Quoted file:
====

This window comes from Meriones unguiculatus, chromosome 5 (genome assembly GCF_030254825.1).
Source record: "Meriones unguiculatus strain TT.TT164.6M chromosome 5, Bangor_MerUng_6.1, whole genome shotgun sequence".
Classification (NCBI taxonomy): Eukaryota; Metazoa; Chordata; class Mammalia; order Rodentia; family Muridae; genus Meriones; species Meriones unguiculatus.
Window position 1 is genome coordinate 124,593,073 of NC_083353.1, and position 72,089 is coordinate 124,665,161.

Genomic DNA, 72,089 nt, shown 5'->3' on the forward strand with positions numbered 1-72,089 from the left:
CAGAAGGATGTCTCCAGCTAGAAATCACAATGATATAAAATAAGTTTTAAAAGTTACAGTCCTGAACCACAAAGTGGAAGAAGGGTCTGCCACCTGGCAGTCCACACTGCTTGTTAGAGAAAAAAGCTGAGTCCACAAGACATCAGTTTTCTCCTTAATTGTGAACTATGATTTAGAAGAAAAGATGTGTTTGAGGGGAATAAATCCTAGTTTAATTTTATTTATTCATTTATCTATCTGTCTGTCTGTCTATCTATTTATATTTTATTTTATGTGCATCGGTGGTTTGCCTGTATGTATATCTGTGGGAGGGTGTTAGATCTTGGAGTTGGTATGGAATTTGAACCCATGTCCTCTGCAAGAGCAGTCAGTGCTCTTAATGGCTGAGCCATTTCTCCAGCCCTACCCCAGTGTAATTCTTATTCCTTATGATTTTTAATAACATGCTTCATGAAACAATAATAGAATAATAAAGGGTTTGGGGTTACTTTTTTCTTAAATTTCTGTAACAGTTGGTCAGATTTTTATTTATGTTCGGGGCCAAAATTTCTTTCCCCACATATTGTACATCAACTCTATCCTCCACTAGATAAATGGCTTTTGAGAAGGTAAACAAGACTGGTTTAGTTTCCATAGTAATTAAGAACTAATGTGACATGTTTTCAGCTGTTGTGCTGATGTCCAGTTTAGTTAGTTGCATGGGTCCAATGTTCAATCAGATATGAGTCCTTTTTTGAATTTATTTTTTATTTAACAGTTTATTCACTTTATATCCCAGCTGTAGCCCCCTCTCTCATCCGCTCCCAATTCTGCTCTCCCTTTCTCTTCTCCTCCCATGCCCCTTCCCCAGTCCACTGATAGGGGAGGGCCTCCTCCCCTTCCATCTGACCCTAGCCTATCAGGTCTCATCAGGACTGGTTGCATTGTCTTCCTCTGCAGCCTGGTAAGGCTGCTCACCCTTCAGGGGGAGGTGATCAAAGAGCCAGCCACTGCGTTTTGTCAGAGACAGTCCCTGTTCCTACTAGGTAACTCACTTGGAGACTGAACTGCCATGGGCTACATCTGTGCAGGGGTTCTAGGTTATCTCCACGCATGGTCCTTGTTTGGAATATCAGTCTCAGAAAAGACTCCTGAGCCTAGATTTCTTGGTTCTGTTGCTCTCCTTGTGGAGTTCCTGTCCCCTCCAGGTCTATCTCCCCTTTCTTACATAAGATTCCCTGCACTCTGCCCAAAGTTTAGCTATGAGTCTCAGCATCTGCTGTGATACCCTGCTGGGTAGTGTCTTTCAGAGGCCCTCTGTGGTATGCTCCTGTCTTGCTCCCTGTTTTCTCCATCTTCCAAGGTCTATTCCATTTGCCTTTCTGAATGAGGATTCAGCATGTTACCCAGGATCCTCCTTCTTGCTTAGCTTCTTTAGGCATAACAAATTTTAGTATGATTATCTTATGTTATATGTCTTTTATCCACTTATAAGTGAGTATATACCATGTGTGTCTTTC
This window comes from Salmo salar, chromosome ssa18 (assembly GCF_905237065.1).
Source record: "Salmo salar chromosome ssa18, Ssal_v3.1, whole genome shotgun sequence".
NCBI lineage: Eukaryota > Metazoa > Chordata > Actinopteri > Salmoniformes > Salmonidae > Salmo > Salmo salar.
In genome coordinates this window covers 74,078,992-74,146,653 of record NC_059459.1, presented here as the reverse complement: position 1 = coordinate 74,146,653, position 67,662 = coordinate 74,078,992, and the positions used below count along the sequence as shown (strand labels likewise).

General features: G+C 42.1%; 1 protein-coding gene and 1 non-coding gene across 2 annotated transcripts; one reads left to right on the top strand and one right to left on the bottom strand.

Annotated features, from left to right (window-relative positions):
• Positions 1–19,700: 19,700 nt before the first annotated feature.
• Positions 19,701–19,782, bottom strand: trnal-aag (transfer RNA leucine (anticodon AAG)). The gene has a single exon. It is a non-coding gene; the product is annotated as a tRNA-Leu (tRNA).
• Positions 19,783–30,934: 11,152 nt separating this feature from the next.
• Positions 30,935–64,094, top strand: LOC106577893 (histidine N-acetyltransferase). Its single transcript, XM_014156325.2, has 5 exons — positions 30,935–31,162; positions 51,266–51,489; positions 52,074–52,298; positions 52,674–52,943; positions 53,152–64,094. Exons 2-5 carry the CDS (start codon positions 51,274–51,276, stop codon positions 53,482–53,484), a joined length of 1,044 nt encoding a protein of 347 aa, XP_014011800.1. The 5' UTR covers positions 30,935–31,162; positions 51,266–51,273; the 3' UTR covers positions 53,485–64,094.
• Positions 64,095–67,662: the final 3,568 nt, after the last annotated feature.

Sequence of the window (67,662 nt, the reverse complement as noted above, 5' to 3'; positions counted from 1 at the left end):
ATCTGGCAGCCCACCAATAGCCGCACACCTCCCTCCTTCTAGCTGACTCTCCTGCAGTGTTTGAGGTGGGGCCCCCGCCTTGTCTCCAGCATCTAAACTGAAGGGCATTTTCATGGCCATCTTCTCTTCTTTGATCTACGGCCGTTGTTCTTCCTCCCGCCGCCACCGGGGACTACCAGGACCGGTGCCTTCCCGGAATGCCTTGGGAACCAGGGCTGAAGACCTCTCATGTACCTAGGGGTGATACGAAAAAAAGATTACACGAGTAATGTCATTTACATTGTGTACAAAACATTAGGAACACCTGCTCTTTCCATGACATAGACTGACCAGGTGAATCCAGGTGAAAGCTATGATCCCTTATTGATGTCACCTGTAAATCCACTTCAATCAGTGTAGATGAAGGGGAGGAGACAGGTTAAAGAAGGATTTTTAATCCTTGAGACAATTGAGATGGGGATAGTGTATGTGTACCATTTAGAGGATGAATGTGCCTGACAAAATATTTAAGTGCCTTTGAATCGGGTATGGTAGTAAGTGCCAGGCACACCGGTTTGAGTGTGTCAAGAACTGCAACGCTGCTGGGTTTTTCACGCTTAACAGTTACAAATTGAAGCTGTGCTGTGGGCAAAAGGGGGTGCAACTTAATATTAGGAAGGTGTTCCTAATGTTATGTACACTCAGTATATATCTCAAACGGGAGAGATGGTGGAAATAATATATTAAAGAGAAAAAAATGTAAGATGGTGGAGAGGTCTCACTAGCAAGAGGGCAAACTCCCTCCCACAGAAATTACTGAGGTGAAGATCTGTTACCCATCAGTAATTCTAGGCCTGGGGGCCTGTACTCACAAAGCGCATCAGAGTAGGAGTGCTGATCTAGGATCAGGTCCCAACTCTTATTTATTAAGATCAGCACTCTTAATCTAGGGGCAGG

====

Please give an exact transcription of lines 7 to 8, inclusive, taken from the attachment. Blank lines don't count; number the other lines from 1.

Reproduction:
This window comes from Salmo salar, chromosome ssa18 (assembly GCF_905237065.1).
Source record: "Salmo salar chromosome ssa18, Ssal_v3.1, whole genome shotgun sequence".